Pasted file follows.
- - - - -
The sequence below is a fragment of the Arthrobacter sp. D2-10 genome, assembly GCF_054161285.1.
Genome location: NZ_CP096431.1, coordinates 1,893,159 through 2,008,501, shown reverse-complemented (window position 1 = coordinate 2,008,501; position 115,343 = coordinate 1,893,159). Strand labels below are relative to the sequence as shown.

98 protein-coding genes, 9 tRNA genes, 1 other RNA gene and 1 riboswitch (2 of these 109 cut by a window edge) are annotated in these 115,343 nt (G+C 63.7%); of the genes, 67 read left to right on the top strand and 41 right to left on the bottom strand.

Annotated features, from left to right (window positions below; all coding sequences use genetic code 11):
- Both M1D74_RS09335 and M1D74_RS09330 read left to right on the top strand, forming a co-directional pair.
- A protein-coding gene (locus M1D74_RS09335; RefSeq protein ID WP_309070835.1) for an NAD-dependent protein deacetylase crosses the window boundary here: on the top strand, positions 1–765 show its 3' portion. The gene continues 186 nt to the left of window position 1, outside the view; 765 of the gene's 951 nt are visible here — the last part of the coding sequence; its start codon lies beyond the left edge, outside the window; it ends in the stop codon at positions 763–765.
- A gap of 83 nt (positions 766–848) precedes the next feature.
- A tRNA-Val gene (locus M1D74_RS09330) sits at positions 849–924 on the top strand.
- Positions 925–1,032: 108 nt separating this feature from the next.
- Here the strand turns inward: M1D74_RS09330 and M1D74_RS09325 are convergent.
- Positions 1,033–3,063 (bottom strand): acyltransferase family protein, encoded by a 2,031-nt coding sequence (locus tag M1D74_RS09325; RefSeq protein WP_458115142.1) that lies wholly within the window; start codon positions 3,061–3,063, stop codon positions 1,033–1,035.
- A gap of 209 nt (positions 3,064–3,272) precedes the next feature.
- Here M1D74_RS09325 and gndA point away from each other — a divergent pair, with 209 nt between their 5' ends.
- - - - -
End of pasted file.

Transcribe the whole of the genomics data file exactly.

The sequence below is a fragment of the Arthrobacter sp. D2-10 genome, assembly GCF_054161285.1.
Genome location: NZ_CP096431.1, coordinates 1,893,159 through 2,008,501, shown reverse-complemented (window position 1 = coordinate 2,008,501; position 115,343 = coordinate 1,893,159). Strand labels below are relative to the sequence as shown.

98 protein-coding genes, 9 tRNA genes, 1 other RNA gene and 1 riboswitch (2 of these 109 cut by a window edge) are annotated in these 115,343 nt (G+C 63.7%); of the genes, 67 read left to right on the top strand and 41 right to left on the bottom strand.

Annotated features, from left to right (window positions below; all coding sequences use genetic code 11):
- Both M1D74_RS09335 and M1D74_RS09330 read left to right on the top strand, forming a co-directional pair.
- A protein-coding gene (locus M1D74_RS09335; RefSeq protein ID WP_309070835.1) for an NAD-dependent protein deacetylase crosses the window boundary here: on the top strand, positions 1–765 show its 3' portion. The gene continues 186 nt to the left of window position 1, outside the view; 765 of the gene's 951 nt are visible here — the last part of the coding sequence; its start codon lies beyond the left edge, outside the window; it ends in the stop codon at positions 763–765.
- A gap of 83 nt (positions 766–848) precedes the next feature.
- A tRNA-Val gene (locus M1D74_RS09330) sits at positions 849–924 on the top strand.
- Positions 925–1,032: 108 nt separating this feature from the next.
- Here the strand turns inward: M1D74_RS09330 and M1D74_RS09325 are convergent.
- Positions 1,033–3,063 (bottom strand): acyltransferase family protein, encoded by a 2,031-nt coding sequence (locus tag M1D74_RS09325; RefSeq protein WP_458115142.1) that lies wholly within the window; start codon positions 3,061–3,063, stop codon positions 1,033–1,035.
- A gap of 209 nt (positions 3,064–3,272) precedes the next feature.
- Here M1D74_RS09325 and gndA point away from each other — a divergent pair, with 209 nt between their 5' ends.